"The Great Figure" is an example of a poem that sounds like the thing it describes, an effect known as onomatopoeia. Specifically, the poem sounds like the Doppler effect. (Poetry, meet physics.)
You may have heard of the Doppler effect on your local weather channel. Meteorologists use it to learn about approaching weather patterns. The basic principle is that a noisy object sounds different depending on whether it is moving toward or away from you, or whether you are moving toward or away from it. The difference in sound is due to the fact that the sound waves are at higher or lower frequencies. That's all the science you need to know for now, but you can learn more here.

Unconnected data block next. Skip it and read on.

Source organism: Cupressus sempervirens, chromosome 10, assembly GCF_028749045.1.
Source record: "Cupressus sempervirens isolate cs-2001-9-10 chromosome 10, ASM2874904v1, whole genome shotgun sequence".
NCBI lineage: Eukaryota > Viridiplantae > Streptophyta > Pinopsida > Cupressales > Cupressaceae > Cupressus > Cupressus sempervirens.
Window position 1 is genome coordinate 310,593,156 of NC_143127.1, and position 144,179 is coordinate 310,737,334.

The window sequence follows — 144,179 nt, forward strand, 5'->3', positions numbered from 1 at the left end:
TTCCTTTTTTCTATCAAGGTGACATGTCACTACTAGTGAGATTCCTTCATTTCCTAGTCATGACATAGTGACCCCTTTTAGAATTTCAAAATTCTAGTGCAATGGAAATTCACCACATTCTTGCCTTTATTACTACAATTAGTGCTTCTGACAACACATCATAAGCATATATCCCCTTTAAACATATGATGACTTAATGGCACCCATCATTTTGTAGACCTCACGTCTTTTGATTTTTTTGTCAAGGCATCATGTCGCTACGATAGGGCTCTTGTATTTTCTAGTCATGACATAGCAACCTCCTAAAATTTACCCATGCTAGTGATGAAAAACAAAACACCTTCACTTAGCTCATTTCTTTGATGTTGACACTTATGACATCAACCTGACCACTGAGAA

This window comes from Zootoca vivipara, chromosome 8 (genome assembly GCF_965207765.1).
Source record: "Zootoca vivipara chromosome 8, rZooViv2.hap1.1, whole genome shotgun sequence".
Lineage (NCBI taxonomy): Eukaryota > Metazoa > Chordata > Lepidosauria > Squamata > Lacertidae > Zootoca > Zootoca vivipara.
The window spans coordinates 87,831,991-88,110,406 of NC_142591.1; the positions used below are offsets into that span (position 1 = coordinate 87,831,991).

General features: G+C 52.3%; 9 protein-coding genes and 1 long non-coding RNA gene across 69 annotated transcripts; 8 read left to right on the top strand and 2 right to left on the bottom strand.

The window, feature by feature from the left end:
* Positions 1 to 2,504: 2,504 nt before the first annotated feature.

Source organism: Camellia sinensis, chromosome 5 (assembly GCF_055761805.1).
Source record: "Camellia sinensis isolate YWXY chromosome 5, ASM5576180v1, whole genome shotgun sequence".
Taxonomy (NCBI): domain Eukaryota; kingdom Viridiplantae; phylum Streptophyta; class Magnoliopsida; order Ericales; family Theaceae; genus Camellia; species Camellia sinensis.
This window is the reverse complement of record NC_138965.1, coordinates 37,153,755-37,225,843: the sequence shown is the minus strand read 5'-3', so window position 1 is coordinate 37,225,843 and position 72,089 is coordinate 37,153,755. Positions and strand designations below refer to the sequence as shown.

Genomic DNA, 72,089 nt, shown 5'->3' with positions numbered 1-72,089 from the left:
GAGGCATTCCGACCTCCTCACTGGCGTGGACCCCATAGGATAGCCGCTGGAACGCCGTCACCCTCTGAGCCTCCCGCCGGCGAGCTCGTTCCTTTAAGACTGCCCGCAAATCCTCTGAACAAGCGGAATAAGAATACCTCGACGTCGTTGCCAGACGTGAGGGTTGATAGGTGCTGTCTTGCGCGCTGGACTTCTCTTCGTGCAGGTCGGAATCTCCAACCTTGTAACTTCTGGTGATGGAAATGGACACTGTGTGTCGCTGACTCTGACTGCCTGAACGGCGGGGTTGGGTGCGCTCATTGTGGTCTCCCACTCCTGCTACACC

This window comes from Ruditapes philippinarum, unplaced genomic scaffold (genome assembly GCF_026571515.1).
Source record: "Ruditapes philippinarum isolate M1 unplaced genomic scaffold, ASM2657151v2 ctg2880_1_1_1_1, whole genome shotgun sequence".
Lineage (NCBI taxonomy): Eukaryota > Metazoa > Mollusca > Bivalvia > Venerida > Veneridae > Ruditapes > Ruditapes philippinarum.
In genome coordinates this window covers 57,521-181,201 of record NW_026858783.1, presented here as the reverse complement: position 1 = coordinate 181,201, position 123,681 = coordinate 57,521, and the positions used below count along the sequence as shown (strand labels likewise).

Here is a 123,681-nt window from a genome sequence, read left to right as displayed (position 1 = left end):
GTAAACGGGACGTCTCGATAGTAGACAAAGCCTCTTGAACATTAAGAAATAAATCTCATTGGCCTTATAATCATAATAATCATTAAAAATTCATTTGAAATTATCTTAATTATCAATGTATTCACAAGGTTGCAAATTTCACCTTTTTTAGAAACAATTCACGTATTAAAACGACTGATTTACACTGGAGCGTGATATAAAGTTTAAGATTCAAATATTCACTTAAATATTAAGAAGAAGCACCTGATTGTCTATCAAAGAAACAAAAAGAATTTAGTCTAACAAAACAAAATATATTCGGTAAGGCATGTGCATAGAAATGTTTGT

If you stand on a train track while a train goes by, the train's sound is at an increasingly higher pitch when it approaches you, then at an increasingly lower pitch as it goes away. Ditto with cars, planes, and (you guessed it) fire trucks. In "The Great Figure," the speaker is standing still when the truck approaches him. As the truck moves toward him, the lines get shorter, just as the sound waves would because of the Doppler effect. Lines 6-9 consist of only a single word, and the shortest line is right around the middle, the single-syllable word "tense." We imagine this to be the point that the truck is right next to the speaker. Then, as the truck passes by, the lines get a little longer again, moving from three syllables to four, and ending with a five-syllable line. When you read the poem, you notice that the sound literally condenses, or "tenses up," near the middle. We not only imagine the fire truck going by, but we also hear it with our ears. Now you can tell your physics teacher you learned about the Doppler effect…in a poem.